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Sci. STKE, 12 August 2003
Vol. 2003, Issue 195, p. tw321
[DOI: 10.1126/stke.2003.195.tw321]



Mammalian receptors of the T1r family have been implicated in taste detection. The heterodimers T1r2-T1r3 and T1r1-T1r3 are thought to sense sweet and umami (glutamate), respectively. However, analysis of mice lacking T1r3 by Damak et al. indicates that the molecular mechanisms underlying taste responsiveness are more complicated. T1r3-null mice could still detect sugars and glutamate, but the mice no longer responded to artificial sweeteners. This observation points to the existence of other receptors in taste cells that are required to sample sweet and umami compounds.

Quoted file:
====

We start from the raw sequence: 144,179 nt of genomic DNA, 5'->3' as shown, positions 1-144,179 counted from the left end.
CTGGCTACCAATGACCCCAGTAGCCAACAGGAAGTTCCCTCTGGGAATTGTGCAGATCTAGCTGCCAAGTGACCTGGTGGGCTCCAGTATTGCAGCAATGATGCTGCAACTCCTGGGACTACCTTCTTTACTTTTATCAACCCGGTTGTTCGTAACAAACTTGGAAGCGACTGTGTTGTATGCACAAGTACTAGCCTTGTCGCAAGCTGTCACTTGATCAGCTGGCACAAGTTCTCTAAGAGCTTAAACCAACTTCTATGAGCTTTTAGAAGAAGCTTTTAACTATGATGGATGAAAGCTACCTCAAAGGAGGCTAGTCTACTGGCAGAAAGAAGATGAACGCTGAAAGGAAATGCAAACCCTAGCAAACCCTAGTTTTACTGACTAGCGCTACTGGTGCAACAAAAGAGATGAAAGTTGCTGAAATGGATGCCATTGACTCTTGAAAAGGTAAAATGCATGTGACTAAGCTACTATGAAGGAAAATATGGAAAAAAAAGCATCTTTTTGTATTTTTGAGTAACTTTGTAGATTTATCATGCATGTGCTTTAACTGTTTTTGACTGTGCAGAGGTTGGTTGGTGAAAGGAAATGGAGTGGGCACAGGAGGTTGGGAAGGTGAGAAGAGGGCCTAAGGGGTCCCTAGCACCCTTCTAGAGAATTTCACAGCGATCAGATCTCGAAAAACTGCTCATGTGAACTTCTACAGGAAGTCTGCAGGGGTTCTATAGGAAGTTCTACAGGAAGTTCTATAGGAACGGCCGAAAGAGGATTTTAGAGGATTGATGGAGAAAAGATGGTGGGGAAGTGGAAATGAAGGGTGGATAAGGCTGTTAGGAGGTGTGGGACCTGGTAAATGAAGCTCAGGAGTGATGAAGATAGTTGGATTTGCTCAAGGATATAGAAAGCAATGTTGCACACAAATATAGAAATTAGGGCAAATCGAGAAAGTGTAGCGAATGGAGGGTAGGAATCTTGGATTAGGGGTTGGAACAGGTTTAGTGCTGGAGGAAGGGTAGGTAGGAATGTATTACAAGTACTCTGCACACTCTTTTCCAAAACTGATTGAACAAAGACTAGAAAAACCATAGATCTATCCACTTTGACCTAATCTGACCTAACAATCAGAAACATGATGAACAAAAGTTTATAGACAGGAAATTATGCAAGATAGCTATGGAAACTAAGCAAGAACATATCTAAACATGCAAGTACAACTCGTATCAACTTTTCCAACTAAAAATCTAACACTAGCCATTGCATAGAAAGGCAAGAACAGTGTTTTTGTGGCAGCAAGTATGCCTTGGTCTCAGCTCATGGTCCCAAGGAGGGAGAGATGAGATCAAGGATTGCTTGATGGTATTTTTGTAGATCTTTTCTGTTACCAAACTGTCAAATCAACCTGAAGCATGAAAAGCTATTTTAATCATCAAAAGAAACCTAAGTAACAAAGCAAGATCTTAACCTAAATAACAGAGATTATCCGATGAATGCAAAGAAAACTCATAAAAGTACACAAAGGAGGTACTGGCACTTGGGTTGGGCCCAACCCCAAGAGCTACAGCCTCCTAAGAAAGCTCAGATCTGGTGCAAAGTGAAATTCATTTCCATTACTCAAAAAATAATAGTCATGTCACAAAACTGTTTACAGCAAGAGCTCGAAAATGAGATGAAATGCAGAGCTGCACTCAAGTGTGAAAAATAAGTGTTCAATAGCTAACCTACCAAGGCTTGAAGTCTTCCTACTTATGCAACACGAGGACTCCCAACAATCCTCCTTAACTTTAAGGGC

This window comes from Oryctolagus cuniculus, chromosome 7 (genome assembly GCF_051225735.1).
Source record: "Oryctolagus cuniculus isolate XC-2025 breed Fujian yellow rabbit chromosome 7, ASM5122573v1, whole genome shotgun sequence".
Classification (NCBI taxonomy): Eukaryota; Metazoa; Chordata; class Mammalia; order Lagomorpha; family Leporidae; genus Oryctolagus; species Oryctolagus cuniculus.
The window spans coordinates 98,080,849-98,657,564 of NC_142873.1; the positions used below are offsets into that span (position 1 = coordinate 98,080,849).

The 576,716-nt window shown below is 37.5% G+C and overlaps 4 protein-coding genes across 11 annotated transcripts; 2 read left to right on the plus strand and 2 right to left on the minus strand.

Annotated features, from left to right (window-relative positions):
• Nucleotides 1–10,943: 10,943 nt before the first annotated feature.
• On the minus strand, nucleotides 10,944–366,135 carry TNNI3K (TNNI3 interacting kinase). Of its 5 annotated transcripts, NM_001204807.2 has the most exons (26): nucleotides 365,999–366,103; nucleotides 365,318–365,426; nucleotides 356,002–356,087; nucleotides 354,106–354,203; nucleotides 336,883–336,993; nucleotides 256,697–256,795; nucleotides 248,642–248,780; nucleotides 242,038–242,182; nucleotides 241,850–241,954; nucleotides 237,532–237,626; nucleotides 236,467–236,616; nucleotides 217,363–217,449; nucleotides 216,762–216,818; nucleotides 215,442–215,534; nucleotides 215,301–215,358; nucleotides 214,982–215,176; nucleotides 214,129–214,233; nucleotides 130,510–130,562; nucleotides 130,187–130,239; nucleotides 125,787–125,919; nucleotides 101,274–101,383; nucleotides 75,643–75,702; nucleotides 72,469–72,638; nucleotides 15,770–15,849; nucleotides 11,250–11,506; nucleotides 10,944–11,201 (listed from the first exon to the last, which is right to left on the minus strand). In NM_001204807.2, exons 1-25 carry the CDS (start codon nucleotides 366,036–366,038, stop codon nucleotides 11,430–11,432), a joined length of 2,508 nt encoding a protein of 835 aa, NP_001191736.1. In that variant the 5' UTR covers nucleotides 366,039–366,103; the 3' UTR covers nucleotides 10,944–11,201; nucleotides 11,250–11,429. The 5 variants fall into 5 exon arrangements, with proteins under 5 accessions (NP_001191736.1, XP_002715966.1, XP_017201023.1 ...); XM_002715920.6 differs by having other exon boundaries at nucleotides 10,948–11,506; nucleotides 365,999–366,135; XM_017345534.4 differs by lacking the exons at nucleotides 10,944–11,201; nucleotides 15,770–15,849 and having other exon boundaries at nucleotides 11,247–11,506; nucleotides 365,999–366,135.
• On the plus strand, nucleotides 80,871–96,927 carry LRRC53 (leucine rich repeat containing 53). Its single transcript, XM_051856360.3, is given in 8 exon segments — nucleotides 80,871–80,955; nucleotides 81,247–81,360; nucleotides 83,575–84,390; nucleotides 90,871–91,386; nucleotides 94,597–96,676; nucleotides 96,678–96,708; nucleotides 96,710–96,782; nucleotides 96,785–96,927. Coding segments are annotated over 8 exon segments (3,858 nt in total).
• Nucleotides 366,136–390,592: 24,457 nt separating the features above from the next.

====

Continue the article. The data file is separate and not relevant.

S. Damak, M. Rong, K. Yasumatsu, Z. Kokrashvili, V. Varadarajan, S. Zou, P. Jiang, Y. Ninomiya, R. F. Margolskee, Detection of sweet and umami taste in the absence of taste receptor T1r3. Science 301, 850-853 (2003). [Abstract] [Full Text]

Citation: Matters of Taste. Sci. STKE 2003, tw321 (2003).

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